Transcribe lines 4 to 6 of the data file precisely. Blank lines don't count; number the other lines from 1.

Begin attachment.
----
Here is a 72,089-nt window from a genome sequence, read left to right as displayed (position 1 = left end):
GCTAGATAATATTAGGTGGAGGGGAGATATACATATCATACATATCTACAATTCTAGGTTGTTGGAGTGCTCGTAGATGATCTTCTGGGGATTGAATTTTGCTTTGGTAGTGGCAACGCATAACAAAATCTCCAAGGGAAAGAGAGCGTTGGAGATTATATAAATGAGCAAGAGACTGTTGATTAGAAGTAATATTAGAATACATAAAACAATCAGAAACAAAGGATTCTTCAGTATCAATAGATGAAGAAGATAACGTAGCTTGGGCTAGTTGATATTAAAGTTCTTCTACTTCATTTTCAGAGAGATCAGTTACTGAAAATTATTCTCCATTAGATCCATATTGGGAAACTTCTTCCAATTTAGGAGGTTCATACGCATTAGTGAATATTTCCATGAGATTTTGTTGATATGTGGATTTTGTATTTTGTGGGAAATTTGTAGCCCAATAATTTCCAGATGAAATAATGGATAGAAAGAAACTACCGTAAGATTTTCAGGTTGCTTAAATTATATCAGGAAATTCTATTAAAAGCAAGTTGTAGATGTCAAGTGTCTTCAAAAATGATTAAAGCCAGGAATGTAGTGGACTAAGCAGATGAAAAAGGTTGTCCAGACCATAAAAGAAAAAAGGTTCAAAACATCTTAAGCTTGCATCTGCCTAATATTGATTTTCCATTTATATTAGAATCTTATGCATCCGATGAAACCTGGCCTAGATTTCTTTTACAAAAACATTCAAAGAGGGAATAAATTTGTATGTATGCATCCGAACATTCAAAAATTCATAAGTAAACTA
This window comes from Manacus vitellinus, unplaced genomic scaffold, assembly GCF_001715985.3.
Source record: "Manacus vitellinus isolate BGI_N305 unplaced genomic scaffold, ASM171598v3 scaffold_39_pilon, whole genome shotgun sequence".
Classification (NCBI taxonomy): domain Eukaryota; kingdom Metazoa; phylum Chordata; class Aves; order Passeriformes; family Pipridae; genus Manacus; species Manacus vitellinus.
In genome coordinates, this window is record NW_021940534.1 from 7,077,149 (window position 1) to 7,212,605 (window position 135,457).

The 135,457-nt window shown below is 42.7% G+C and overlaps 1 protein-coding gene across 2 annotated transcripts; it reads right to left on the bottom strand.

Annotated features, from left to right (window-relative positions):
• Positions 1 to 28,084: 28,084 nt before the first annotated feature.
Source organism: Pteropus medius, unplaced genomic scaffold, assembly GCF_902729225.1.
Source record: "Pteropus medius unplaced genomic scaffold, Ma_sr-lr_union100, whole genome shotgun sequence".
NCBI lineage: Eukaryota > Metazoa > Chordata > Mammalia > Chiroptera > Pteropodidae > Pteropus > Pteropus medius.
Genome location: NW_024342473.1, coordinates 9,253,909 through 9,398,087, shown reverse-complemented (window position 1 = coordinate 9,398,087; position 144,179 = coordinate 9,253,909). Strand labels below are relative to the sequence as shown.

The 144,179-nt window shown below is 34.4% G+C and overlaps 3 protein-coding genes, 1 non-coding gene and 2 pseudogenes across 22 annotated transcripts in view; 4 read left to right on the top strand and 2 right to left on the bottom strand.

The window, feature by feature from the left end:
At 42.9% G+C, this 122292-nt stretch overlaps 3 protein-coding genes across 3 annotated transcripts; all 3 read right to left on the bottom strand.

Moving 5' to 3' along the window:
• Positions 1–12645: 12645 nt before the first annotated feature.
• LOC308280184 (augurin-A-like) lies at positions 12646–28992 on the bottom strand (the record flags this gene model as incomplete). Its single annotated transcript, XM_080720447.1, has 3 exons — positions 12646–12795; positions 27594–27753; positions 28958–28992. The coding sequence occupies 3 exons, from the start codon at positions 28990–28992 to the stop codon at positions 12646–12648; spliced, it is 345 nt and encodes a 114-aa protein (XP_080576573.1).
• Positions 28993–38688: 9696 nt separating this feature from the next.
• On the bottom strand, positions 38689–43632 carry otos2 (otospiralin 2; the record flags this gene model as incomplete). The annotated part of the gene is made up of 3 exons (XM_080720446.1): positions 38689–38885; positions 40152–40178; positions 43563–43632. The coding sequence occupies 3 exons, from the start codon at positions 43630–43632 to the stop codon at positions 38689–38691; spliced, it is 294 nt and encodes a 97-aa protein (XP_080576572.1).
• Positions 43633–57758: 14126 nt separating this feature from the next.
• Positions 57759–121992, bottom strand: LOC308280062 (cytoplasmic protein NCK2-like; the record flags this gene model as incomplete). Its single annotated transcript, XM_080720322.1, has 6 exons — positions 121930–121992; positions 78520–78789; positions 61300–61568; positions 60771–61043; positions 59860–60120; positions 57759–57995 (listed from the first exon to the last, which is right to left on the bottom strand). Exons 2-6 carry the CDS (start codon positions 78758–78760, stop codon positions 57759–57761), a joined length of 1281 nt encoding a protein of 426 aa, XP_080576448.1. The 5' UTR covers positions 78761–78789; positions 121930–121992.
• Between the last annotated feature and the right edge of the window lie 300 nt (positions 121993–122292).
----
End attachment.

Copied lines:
Source record: "Manacus vitellinus isolate BGI_N305 unplaced genomic scaffold, ASM171598v3 scaffold_39_pilon, whole genome shotgun sequence".
Classification (NCBI taxonomy): domain Eukaryota; kingdom Metazoa; phylum Chordata; class Aves; order Passeriformes; family Pipridae; genus Manacus; species Manacus vitellinus.
In genome coordinates, this window is record NW_021940534.1 from 7,077,149 (window position 1) to 7,212,605 (window position 135,457).